ethernet slower than wifi

Ethernet slower than wifi? How to Solve this Annoying Problem

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Normally, if you want to get a faster, stronger, and more stable internet connection, you might plug your device straight into the source to use your ethernet connection. However, sometimes this doesn’t help you in the way that you want it to. Instead of it making your connection faster, it could end up being slower than the WiFi connection you were using before. This shouldn’t happen, so you need to figure out why it’s happening and fix it. Some troubleshooting is necessary if you want to find the source of the problem, which requires some time to try out a few things. Your slow ethernet could be caused by a number of problems.

Make Sure You Test Correctly

First off, if you are testing the speed of your connection, rather than just trying to guess whether ethernet or WiFi is faster, you need to make sure that you do it properly. If you’re not doing the tests correctly, you might be getting results saying that your ethernet connection is slower than your WiFi when that’s not really true. When you test your ethernet connection, make sure that you turn the WiFi off for more accurate results. Of course, if you’re not performing any proper tests, you should be doing them.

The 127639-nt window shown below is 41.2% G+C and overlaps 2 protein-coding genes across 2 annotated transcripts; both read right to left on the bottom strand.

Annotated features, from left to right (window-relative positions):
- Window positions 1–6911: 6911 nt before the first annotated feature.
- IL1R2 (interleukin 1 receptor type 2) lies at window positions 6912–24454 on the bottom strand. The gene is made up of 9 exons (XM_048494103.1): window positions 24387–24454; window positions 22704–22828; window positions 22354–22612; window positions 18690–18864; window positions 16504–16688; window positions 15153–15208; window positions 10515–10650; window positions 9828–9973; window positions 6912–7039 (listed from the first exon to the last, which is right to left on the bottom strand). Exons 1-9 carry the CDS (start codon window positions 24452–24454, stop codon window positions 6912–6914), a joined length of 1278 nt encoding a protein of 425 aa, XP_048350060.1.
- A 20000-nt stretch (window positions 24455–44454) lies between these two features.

So, without further ado, please continue to the next section to see the most accurate ways to correctly test your ethernet and WiFi connections.

Test on Another PC or Laptop

laptop ethernet slower than wifi

If you have another laptop, desktop computer, or other device that you can use to test your ethernet connection, it’s a good idea to do so. Sometimes it’s not the ethernet itself that’s the problem, but the device that you’re using to access it. You might find that a particularly slow computer makes it difficult for you to use your ethernet connection at the speed you were hoping for. A slow computer can even give the impression that your internet connection is slow when it’s really the PC’s fault.

Switch to a Different Port

One simple thing that can help you if everything seems to be going too slow is switching to a different port. The port you plug your cable into on your modem or router can make a difference, and it’s always best to rule out simple possibilities before trying anything more time-consuming or expensive. A simple switch could improve the speed of your ethernet connection, and it will only take you about two seconds to do it. Don’t worry if it doesn’t make any difference, though. There are other options to explore, and plenty of them are still fairly easy solutions.

Try a Different Cable

If it’s not the port that’s making your ethernet connection slow, the cable you’re using might be causing issues. The cable might be broken or the length of it could be affecting how fast the connection is. If you’re using an old or cheap cable, try buying or borrowing a new one to see if it’s causing problems. It’s worth investing in quality cables of all kinds because they are often tougher and deliver better performance than cheap ones, which can sometimes even be dangerous if they are poorly made.